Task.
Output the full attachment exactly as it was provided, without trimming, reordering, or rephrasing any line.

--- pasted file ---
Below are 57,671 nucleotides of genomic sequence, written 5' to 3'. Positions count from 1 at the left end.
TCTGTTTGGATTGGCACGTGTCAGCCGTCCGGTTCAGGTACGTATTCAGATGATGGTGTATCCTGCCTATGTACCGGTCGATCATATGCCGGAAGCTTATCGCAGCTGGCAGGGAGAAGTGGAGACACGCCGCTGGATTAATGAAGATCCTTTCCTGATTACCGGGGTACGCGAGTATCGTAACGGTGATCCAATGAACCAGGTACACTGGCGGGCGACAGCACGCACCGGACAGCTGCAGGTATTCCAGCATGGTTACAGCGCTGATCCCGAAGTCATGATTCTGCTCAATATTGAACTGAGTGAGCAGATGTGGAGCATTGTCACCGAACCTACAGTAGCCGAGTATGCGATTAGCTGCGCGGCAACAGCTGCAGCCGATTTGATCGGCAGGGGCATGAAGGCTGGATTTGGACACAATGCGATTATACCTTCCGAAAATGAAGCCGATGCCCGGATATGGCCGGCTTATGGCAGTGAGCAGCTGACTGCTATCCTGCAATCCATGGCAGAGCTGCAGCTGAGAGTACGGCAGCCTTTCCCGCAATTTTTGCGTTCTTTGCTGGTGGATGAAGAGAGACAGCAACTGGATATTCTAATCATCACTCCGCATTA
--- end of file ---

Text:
Below are 57,671 nucleotides of genomic sequence, written 5' to 3'. Positions count from 1 at the left end.
TCTGTTTGGATTGGCACGTGTCAGCCGTCCGGTTCAGGTACGTATTCAGATGATGGTGTATCCTGCCTATGTACCGGTCGATCATATGCCGGAAGCTTATCGCAGCTGGCAGGGAGAAGTGGAGACACGCCGCTGGATTAATGAAGATCCTTTCCTGATTACCGGGGTACGCGAGTATCGTAACGGTGATCCAATGAACCAGGTACACTGGCGGGCGACAGCACGCACCGGACAGCTGCAGGTATTCCAGCATGGTTACAGCGCTGATCCCGAAGTCATGATTCTGCTCAATATTGAACTGAGTGAGCAGATGTGGAGCATTGTCACCGAACCTACAGTAGCCGAGTATGCGATTAGCTGCGCGGCAACAGCTGCAGCCGATTTGATCGGCAGGGGCATGAAGGCTGGATTTGGACACAATGCGATTATACCTTCCGAAAATGAAGCCGATGCCCGGATATGGCCGGCTTATGGCAGTGAGCAGCTGACTGCTATCCTGCAATCCATGGCAGAGCTGCAGCTGAGAGTACGGCAGCCTTTCCCGCAATTTTTGCGTTCTTTGCTGGTGGATGAAGAGAGACAGCAACTGGATATTCTAATCATCACTCCGCATTA